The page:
Anxiety After Heart Attack is Mismanaged
Anxiety is common, but not inevitable after a heart attack. If left untreated, it may impair a patient's recovery.
There is a mismatch between patients' own descriptions of anxiety after a heart attack and the way it is recorded and treated by their doctors. Anxiety is common - but not inevitable - after a heart attack. Left untreated, it may impair a patient's recovery.
Researchers at Ohio State University have looked at the experience of a group of 101 heart attack patients. Anxiety levels varied from none to severe. Nearly half of those who rated themselves as being extremely anxious had not had a clinical assessment of anxiety. Nor had more than half of those saying they were moderately or mildly anxious. Slightly less than a third of those reporting no anxiety had been evaluated.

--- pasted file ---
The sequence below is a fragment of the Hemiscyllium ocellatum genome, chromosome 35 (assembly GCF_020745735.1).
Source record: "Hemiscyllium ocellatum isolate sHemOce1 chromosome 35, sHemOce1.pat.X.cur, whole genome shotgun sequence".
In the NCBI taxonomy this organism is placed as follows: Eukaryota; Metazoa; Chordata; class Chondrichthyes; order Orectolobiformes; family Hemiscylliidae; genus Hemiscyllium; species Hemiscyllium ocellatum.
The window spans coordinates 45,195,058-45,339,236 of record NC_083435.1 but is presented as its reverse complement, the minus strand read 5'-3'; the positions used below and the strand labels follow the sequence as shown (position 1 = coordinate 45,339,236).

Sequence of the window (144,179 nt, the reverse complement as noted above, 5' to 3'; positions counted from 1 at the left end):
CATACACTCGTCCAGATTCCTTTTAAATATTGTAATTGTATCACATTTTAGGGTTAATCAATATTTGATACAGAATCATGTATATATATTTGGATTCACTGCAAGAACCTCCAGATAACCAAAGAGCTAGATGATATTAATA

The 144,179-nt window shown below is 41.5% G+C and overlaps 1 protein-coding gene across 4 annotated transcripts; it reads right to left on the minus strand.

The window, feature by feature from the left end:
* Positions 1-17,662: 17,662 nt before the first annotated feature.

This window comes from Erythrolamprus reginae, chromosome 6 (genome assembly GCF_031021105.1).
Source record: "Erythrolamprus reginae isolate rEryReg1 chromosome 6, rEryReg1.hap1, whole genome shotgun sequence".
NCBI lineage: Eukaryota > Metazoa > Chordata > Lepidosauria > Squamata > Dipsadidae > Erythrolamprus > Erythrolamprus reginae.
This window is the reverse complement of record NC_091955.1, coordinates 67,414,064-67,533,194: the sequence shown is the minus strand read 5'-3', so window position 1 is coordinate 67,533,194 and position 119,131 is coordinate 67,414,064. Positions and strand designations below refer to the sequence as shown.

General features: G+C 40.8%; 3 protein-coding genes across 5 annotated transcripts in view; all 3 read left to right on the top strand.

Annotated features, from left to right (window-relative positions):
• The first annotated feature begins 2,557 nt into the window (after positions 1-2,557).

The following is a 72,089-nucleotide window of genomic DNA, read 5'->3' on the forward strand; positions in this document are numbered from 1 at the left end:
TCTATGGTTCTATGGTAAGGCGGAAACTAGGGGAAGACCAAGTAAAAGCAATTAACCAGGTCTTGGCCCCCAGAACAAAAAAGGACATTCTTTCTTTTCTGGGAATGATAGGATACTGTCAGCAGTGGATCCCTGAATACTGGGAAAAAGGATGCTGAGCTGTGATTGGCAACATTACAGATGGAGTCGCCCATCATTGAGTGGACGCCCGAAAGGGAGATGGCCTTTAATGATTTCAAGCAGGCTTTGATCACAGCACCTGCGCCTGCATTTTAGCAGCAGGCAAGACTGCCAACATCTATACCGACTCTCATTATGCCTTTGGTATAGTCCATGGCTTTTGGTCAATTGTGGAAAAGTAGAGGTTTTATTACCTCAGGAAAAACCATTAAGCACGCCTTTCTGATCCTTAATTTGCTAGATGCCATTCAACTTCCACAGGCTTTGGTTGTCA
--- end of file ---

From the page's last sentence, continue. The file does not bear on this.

Three quarters of the participants had received some treatment for anxiety - such as tranquilizing drugs or relaxation therapy - but a prior clinical assessment had only been done in less than half of cases. It was rare for any follow up to be done to see if the treatments were effective.
The researchers are developing an easy-to-administer tool that can accurately measure the patient's level of anxiety after a heart attack. This will help doctors administer the correct treatment, if any is needed and this should aid the patient's recovery.
Ohio State University press release, March 12, 2003.
Staff, H. (2003, March 12). Anxiety After Heart Attack is Mismanaged, HealthyPlace. Retrieved on 2020, May 24 from https://www.healthyplace.com/anxiety-panic/articles/anxiety-after-heart-attack-is-mismanaged